Chase DiMarco gains insights from Dr. Elsie Koh about interventional radiology, goal setting, and leadership skills essential to med students and physicians.
- [02:05] What an Interventional Radiologist Does
- [03:18] How Elsie Began Her Career in Interventional Radiology
- [04:54] Advice for Medical Students When Choosing Rotations
- [06:29] The Importance of Having a Dream/Vision
- [11:17] The Three Types of Goals
- [12:49] Finding Good Mentors and Peers
- [15:31] Tips for Teachers and Preceptors
Why Interventional Radiology?
Dr. Elsie Koh was introduced to interventional radiology during a clerkship in her fourth year of medical school. Interventional radiology involves doing procedures or minimally invasive surgery under the guidance of machinery like ultrasounds, MRIs, and CT scans. This specialization is suitable for students who are interested in tech, enjoy interacting with students, and are good at working with their hands. Although interventional radiology is present in clinical settings, it is also applicable in academia.
Choosing a Specialty in Medicine
Medical students should take the initiative to immerse themselves in different fields rather than relying on luck to give them direction. They should take the time to think about whether or not they are interested in patient contact, research, differential diagnoses, etc. as they choose their medical school rotations, electives, or specialties.
Creating and Achieving Your Vision
Dr. Elsie Koh believes that the biggest struggle that medical students can face is themselves. Students need to take advantage of online resources and books to cultivate leadership, professionalism, and self-improvement in medicine. She shares an anecdote about Jim Carrey, who would park himself in bookstores to read self-improvement books. As a starving actor, Carrey even wrote himself a check for 10 million dollars and had a vision and belief that his first gig would be for 10 million dollars. Sure enough, three years later, he landed his first movie “Dumb and Dumber” for 10 million dollars.
Although medical students do not need to write checks for 10 million dollars, Dr. Koh emphasizes the importance of having a vision, rather than just focusing on day-to-day work. Write your vision down and repeat it. Do not be afraid to speak out and take initiative to achieve it. Each person should have three types of goals:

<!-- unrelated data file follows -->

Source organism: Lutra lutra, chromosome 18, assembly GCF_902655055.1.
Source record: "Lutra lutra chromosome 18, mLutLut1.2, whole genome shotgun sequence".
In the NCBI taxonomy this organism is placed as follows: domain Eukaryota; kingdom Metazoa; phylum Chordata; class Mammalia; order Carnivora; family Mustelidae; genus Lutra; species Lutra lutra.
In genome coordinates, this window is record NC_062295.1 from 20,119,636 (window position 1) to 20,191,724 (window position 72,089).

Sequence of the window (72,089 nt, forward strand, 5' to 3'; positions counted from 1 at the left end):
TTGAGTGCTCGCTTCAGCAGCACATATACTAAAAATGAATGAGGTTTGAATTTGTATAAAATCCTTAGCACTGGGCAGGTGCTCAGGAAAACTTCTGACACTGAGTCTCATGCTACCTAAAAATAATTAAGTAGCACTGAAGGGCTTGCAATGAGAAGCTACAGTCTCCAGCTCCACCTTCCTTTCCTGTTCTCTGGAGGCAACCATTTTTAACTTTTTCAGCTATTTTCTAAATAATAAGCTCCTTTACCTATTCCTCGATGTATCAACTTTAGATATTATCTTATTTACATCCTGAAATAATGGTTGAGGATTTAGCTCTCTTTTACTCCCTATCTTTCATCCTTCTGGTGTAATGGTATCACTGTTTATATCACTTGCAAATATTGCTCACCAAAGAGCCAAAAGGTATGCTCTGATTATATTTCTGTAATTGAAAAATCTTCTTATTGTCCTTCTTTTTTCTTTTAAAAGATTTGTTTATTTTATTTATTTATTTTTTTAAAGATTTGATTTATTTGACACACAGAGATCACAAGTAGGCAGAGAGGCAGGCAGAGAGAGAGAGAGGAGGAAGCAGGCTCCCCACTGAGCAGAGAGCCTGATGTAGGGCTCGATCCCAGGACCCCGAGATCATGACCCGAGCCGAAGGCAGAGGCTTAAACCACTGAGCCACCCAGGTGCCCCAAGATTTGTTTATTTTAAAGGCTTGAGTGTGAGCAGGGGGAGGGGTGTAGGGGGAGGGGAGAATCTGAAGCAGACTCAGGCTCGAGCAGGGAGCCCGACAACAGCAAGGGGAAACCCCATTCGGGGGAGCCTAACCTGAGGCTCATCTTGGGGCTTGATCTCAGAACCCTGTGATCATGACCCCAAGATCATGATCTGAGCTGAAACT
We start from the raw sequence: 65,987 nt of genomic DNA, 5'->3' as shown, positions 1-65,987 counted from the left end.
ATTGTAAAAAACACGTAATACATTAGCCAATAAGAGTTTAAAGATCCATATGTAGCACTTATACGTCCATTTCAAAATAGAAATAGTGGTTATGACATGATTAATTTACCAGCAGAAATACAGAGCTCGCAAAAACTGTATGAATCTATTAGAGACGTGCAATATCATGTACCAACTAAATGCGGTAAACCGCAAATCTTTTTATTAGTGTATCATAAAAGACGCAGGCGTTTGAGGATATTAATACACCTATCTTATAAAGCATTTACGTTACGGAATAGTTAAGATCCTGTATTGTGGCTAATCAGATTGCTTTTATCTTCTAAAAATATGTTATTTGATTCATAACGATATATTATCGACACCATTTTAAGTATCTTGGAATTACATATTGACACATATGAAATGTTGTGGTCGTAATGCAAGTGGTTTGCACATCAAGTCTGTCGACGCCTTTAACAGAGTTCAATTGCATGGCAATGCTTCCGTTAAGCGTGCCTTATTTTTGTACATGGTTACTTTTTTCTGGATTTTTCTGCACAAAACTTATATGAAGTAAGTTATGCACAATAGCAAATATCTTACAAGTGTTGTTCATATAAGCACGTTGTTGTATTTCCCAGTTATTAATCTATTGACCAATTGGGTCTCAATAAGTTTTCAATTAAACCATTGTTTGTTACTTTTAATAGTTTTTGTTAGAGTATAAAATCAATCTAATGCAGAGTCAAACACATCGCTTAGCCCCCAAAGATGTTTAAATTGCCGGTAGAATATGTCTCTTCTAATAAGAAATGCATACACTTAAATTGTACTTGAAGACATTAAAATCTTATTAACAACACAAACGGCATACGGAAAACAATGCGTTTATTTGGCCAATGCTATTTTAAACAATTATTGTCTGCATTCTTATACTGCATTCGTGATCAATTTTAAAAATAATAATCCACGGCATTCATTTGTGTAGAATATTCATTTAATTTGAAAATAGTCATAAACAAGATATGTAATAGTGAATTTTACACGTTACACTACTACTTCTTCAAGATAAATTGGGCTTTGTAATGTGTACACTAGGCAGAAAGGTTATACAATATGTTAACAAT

- Immediately achievable goals, such as a daily to-do list.
- Goals achievable with small amounts of additional effort, like upgrading your Jeep model.
- Goals that are large, and difficult to achieve.
Each day, we should try to accomplish three tasks related to these goals.
She is also a proponent of finding strong mentors and peers. To be a great leader, you have to be a great follower. Think about someone whose life and career you admire, and emulate them, even if they are not directly mentoring you. As for peers, filter out your friend group to avoid naysayers. Surround yourself with people who attract you with their positive attitudes. The five people with whom you spend the most time will influence you the most.
To be a great preceptor or physician leader, you need to be approachable and to listen to your students. Let your students come back to you with feedback, and even personal criticism — this is the best path to success and effectiveness. Be there for your students, and be attuned to what they need. Walk in humility, and avoid overconfidence.
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